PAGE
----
Some applications—for example, a router propagating routing information every 30 seconds—can afford to lose an occasional data packet. Routing clients that miss the occasional routing table update do not usually suffer adverse effects. The Routing Information Protocol (RIP) uses UDP. DNS queries also use UDP, as speed is more important than reliability for this application. UDP applications tend to send small packets that can be transported in a single UDP datagram. UDP has an optional checksum error check, which introduces minimal overhead and is usually turned off.

To check the UDP checksum variable (udp_do_checksum) under Solaris 8 use ndd:

# ndd –get /dev/udp udp_do_checksum

A value of 0 means false; that is, disable the UDP checksum feature. A value of 1, which means true, indicates that the UDP protocol checksum feature is enabled.

To enable the UDP checksum feature, issue the following command:

# ndd –set /dev/udp udp_do_checksum 1

To check the current value of udp_do_checksum:

# ndd –get /dev/udp udp_do_checksum


Key Learning Points

  • UDP is a connectionless protocol.

  • UDP is a transport protocol.

  • UDP is encapsulated and routed in IP.

  • UDP is not guaranteed.

  • UDP does minimal error checking.

  • UDP has a simple checksum for error checking.

  • UDP's header is only eight bytes.

Chapter 7 looks at the UDP protocol in greater detail.

Internet Protocol (IPv4)

IPv4 is a connectionless protocol like UDP. Unlike UDP, however, IP is not a transport protocol but instead offers a datagram routing service to the Transport layer (a datagram is the unit of data for the IP layer). The Transport layer protocols, TCP and UDP, use IP to route their client data between application client and server hosts. It is worth stressing, therefore, that IP routes data between hosts, and in effect, between the Transport layers on end-to-end hosts, but not between clients and server processes. The Transport layer protocols, TCP and UDP, transport the data between client and server processes, using IP to form a bridge between hosts. IP as a protocol is responsible for the following:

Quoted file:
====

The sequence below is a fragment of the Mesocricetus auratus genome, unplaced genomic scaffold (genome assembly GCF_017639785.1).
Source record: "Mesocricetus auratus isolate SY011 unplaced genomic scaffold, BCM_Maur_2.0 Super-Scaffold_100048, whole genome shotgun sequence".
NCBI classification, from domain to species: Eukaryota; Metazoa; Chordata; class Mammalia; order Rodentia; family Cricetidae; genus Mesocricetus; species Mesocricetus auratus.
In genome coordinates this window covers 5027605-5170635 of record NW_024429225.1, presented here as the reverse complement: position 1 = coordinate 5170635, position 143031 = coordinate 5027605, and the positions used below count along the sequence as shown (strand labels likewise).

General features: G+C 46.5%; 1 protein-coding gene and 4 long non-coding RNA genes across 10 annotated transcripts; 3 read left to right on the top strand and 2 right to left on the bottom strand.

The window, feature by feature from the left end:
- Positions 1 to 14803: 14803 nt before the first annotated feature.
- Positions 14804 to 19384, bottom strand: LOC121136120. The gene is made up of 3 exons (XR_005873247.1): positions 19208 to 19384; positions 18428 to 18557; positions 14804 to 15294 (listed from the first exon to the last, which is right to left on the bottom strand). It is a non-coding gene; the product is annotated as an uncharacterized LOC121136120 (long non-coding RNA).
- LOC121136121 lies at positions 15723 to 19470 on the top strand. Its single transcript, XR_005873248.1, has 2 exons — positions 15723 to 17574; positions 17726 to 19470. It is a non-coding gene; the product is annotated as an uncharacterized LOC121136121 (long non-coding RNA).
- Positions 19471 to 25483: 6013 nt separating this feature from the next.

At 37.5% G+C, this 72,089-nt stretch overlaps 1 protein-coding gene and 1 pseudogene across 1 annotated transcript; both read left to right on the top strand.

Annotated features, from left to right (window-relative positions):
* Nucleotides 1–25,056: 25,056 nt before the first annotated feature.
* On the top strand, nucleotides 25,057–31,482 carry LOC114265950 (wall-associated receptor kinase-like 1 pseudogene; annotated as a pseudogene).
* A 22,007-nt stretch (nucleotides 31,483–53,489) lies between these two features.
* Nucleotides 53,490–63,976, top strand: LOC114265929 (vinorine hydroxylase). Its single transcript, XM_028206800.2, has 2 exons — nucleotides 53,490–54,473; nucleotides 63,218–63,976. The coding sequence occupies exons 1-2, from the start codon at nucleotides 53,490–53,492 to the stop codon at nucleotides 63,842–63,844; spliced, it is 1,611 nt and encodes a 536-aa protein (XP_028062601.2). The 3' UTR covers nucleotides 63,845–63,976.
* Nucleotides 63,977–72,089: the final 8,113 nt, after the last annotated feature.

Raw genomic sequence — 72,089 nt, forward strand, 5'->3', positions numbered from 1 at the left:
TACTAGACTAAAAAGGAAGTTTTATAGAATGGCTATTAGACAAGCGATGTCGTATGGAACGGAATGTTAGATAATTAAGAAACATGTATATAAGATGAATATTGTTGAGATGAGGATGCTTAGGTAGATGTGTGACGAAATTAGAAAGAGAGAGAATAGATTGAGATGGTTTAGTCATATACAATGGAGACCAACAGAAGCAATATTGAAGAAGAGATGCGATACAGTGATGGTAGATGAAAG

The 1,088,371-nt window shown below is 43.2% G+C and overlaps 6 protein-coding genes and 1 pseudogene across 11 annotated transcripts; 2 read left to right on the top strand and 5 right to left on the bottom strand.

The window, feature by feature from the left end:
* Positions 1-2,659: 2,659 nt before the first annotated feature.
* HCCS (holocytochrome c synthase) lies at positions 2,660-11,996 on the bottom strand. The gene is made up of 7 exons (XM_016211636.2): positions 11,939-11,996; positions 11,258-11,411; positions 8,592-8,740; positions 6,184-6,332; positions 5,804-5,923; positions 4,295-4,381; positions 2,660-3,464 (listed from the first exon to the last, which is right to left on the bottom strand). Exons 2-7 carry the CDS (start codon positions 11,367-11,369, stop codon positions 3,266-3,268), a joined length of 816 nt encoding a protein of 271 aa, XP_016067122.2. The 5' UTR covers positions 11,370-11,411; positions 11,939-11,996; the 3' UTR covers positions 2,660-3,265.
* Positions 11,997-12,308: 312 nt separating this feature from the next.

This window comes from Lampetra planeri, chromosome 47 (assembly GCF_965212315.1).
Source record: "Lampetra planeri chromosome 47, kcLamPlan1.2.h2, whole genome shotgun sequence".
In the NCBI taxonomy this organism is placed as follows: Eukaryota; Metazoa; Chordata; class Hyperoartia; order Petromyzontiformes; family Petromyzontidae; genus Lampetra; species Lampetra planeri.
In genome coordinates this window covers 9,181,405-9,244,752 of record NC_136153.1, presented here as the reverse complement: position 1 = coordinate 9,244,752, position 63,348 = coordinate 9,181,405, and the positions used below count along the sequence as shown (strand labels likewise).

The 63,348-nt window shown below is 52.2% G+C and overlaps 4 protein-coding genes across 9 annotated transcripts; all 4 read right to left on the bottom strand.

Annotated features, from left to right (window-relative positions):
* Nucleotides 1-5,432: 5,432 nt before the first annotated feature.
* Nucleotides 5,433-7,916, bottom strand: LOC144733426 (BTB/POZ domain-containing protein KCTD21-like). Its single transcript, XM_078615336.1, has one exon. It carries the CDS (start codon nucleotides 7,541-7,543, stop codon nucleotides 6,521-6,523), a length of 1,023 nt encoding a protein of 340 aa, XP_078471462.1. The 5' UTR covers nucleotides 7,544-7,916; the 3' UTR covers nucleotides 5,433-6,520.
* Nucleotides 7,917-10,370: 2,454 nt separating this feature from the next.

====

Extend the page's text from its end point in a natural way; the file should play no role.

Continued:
• fragmenting of IP datagrams if the Network Interface layer MTU demands it

  • reassembly of IP fragments

  • making the IP datagram routing decision


Key Learning Points

  • IP is a connectionless protocol.

  • IP is an Internet layer protocol.

  • IP is encapsulated in many different datalink technologies such as Ethernet, Token Ring, and Point-to-Point Protocol (PPP).

  • IP is not guaranteed.

Chapter 5 looks in detail at IPv4, and Chapter 13 explores IPv6. Next we look at ICMP, which also functions at the Internet layer (3).

Internet Control Message Protocol (ICMP)

ICMP is considered almost part of the IP protocol, even though it is a separate protocol in its own right. ICMP generates messages, which receive a response either from the IP layer itself or a higher layer protocol such as TCP or UDP. Although ICMP is at the same layer as IP, it is not an alternative to IP; rather, it assists IP with IP error detection and correction.

ICMP data is encapsulated in IP datagram(s), as is TCP and UDP data, but ICMP is not a Transport layer protocol. Error messages such as network unreachable, host unreachable, and port unreachable are examples of ICMP error messages.

See Chapter 5 for further details about ICMP.


Key Learning Points

  • ICMP is a connectionless protocol.

  • ICMP is an Internet layer protocol.

  • ICMP is unusual in that it is encapsulated in IP but is not a transport protocol.

  • ICMP assists IP with error detection and correction.

  • ICMP generates two types of messages: error and query.